These tips are great to apply to nearly all your drone shots. What types of drone shots are there? This is where filmmakers have become extremely creative. Shots that have been achieved through other mechanisms like dollies and stabilizers can now be achieved through some drones such as pull outs, reveal shots, and even overhead shots.
To learn more about different types of drone shots and drone shot techniques, check out this video that covers specific drone movements and compositions.
Drone cinematography techniques
With the rise of drones, you can expect to see more aerial cinematography in both blockbuster films and low budget films well into the future. Drones have made aerial cinematography more accessible to all filmmakers than ever before. Hopefully these tips and methods of aerial and drone cinematography will encourage you to continue to learn how to shoot drone footage as technology progresses and to find opportunities for aerial shots in your next project.
Epic Drone Shots Mashup
Aerial cinematography has created some of the most iconic and memorable shots in cinema. Earlier filmmakers have used helicopters, planes, and even cranes to capture aerial shots in movies. But what is aerial cinematography progressing to? Drone shots. Check out some of the best drone shots we’ve seen up next.
Up Next: Epic Drone Shots Mashup →
- Study Silent Film. When you've only got visuals to work with, you'd better make sure your visuals are damned good. ...
- Study Cinematography. ...
- Study Your Equipment. ...
- Study Photography… ...
- Study Graphic Novels.
Filmmaking 101: Mastering Exposure - YouTube
An Aerial Shot is a shot taken from above the subject. This type of shot can be achieved by using a drone or an airplane, but it's also possible to shoot these types of shots from ground level.
How to Shoot Drone Videos (4K) - YouTube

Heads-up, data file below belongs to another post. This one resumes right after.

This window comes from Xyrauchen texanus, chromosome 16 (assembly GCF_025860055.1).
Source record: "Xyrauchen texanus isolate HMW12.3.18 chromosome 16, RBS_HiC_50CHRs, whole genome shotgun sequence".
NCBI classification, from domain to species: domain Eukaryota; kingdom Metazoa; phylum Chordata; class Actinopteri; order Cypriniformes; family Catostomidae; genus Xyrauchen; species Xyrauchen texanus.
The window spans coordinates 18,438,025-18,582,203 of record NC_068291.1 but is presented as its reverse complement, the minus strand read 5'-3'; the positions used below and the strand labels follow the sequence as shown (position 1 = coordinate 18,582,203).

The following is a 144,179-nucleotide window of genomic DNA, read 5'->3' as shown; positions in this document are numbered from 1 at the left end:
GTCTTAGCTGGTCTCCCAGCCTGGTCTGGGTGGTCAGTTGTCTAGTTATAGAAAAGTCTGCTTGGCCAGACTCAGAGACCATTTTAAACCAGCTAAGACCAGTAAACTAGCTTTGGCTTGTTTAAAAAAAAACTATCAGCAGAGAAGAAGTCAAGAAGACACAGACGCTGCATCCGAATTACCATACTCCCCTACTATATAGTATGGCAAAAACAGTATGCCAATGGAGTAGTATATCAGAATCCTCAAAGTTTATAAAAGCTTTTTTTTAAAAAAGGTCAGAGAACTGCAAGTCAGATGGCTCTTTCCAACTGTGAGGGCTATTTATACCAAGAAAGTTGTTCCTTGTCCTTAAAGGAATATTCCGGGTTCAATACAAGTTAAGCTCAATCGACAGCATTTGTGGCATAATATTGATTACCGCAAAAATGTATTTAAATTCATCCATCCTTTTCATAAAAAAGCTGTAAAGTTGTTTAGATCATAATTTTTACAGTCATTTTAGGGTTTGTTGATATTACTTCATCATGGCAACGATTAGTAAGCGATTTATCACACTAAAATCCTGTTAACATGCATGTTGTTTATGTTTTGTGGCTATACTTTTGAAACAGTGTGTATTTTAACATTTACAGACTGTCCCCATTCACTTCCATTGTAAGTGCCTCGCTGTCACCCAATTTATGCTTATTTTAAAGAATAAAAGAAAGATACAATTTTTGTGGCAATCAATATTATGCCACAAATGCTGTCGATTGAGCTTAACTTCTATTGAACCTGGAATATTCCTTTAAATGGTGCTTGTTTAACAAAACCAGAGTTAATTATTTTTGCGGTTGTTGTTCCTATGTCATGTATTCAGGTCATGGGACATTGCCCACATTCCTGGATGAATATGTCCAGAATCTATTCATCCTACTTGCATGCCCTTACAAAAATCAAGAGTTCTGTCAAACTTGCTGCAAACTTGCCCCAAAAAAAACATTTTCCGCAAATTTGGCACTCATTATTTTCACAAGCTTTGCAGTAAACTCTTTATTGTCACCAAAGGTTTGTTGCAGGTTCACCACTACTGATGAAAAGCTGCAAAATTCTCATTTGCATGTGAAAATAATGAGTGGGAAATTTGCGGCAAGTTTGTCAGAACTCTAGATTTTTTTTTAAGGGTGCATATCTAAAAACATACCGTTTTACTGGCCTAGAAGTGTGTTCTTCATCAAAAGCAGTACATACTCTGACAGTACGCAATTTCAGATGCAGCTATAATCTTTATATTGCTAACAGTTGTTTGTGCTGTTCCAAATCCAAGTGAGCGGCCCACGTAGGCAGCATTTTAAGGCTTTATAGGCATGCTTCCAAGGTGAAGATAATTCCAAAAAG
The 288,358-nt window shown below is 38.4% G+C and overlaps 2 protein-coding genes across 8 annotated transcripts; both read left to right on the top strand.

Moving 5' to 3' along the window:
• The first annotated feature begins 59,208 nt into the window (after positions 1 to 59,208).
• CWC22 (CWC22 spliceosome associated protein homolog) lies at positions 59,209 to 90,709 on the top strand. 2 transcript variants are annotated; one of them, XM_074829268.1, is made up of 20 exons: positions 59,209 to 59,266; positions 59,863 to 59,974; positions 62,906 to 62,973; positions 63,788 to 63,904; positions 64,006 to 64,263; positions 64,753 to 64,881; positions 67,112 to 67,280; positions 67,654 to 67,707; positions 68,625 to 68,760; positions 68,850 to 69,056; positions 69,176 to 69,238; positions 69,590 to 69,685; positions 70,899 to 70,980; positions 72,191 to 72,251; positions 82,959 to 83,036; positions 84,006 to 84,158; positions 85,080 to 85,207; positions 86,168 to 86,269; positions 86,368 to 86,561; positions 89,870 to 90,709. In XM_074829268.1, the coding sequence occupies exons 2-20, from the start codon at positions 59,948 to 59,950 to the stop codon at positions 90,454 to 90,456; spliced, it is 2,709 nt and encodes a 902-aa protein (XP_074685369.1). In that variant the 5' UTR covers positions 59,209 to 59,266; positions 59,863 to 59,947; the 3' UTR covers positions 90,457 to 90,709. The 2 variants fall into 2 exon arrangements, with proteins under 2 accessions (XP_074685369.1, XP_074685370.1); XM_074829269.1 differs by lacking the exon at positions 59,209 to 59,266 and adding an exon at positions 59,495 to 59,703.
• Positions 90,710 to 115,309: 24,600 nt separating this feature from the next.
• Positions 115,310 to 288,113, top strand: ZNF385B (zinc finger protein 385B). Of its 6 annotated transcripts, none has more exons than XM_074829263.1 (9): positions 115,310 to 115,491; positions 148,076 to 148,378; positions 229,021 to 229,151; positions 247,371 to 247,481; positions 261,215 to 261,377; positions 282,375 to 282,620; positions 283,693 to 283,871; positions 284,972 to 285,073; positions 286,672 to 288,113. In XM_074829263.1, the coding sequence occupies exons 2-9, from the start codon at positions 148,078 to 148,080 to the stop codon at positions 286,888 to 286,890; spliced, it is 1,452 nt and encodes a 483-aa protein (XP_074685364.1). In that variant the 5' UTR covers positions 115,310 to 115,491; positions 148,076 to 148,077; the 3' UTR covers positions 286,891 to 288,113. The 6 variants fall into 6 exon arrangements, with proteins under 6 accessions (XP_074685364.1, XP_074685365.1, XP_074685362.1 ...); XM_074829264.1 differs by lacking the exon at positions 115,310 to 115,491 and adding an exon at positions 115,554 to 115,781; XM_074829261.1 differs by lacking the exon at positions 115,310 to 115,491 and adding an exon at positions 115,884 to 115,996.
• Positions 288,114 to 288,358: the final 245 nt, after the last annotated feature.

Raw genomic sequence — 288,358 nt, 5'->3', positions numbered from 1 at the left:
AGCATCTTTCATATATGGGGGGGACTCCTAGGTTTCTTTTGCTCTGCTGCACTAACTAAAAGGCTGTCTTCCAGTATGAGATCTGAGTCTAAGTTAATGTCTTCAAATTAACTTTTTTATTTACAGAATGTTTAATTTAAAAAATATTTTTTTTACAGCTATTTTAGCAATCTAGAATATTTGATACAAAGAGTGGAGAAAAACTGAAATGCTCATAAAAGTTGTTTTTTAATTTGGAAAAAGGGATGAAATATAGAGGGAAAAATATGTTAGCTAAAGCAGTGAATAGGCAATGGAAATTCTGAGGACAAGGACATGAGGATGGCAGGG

How To Practice Cinematography BY YOURSELF! - YouTube
What makes good cinematography? Cinematography is the art of visual storytelling, and good cinematography tells the story effectively. That encompasses many aspects of the actual art form, including camera placement, lighting, the grammar of film and knowing it well, and understanding the script and the story.
The “Exposure Triangle,” as it is often referred to, is a handy way of interpreting the major components involved in the process of capturing an image. It can be very overwhelming the first time you grab a hold of a camera. Iso settings, aperture and shutter speed, exposure compensation.
5 Filmmaking tricks - YouTube
You will also see 36exp or 24exp on the film box/roll.
This tells you the number of exposures on the roll of film, or in other words, how many photos you can take using this particular roll of film. If you see 36exp, that means you can take 36 photographs, and 24exp means you can take 24 photographs.
How to shoot aerial shot without a drone? #Shorts - YouTube
An aerial shot is a shot that's taken from an elevated vantage point than what is framed in the shot. Aerial shots gives viewers a deeper understanding of what is happening below, both literally and metaphorically.
aerial parts of the plant that are above the soil, including the stems, leaves, petioles, flowers, fruit and seeds. The aerial parts of a plant are responsible, among other things, for producing much of the food the plant needs to survive.
- Change Your Gimbal Sensitivity. ...
- Use Simple Angles While Filming. ...
- Use Manual Camera Settings. ...
- Use ND Filters on Your Drone. ...
- Use D-Log or D-Cinelike Color Profiles. ...
- Know Where to Fly Using AirMap. ...
- DJI Mavic Pro Tip: Use Portrait Orientation.
6 Tips To Improve Your DRONE Footage - YouTube
3. Fly smooth and slow. Flying your drone too fast, or jerking the controls, will turn your stunning video into shaky shots. Use slow, tiny movements with the controller and your video will come out smooth.
- An eye for detail and a mind for fast invention.
- Thorough understanding of lighting techniques, light colour, shade and manipulation.
- Strong technical knowledge of cameras and the film production process.
- Strong communication skills.
- Strong team management skills.
- Excellent listening ability.
- Clear Direction.
- Don't Always Stick to the Script.
- Study Other Styles to Learn Yours.
- Take Your Time and Be Efficient.
- Find a Clear Way to Communicate Your Goal.
- Friends Can Make Your Life Easier.
- Carry Around a Real Camera. You can't finish a film per day (unless you're Casey Neistat), but you can take a picture. ...
- Write a Scene a Day. ...
- Carve Out Alone Time. ...
- Read About Your Craft. ...
- Watch, Watch, Watch.